PODCAST | Matt Micucci interviews Jon Nguyen, Olivia Neergaard-Holm, co-directors of the documentary David Lynch: The Art Life from Venezia 73.
To listen to the interview, click on the ► icon on the right, just above the picture
David Lynch is certainly one of the most influential filmmakers of the modern era, and his work is regularly celebrated by other directors, artists and critics alike. The latest filmic study of Lynch is a documentary which looks at the man and the artist, with a personal tone, and focuses particularly on the time before he made his first feature film, Eraserhead, in 1977.
Jon Nguyen and Olivia Neergaard-Holm directed the film, alongside Rick Barnes, and we catch up with them at the 73rd Venice Film Festival, where David Lynch: The Art Life was presented in the Venice Classics section. Interesting to note the different approaches the two, in particular, brought to the screen. Nguyen had worked on two previous documentaries on Lynch before this one, and is on friendly and close terms with the filmmaker. On the other hand, Neergard-Hold had no such personal connection to Lynch, and relied upon the footage to establish that connection and select the material that then made up the final work; a final work, which as she says, she hopes will be for both fans of David Lynch and for those who are not.
DAVID LYNCH: THE ART LIFE. David Lynch takes us on an intimate journey through the formative years of his life. From his idyllic upbringing in small town America to the dark streets of Philadelphia, we follow Lynch as he traces the events that have helped to shape one of cinema’s most enigmatic directors.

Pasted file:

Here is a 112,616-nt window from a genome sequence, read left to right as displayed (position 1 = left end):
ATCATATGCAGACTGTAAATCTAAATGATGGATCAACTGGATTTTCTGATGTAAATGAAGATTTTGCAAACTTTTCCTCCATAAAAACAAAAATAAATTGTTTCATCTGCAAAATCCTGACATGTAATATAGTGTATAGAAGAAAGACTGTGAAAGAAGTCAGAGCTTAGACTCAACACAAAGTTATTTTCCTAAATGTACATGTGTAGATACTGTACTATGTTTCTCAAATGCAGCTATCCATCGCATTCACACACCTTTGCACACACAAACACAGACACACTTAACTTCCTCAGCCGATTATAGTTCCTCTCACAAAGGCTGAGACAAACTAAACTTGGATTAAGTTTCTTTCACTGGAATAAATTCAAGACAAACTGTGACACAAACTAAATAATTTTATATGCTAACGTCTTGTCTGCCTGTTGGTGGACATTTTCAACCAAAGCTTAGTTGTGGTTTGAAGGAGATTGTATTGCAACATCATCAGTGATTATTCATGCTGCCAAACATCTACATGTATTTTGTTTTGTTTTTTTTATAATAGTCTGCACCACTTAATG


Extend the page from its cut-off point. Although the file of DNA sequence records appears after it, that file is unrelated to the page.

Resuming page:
David Lynch: The Art Life infuses Lynch’s own art, music and early films, shining a light into the dark corners of his unique world, giving audiences a better understanding of the man and the artist. As Lynch states “I think every time you do something, like a painting or whatever, you go with ideas and sometimes the past can conjure those ideas and color them, even if they’re new ideas, the past colors them.” We’re invited in and given a private view from Lynch’s compound and painting studio in the hills high above Hollywood, as Lynch retells personal stories from his past that unfold like scenes from his films. Strange characters come into focus, only to fade again into the past, leaving an indelible mark on Lynch, the artist.
We become witnesses to the fears, misunderstandings and struggles that Lynch overcomes and, along the way, meet the various people that have helped to mold him. It becomes evident early on in Lynch’s life that he views the world differently, absorbing its shadows and weaving a dream like tapestry for audiences worldwide to become tangled in. By pulling back the curtains on the icon we hope to uncover the individual, David Lynch.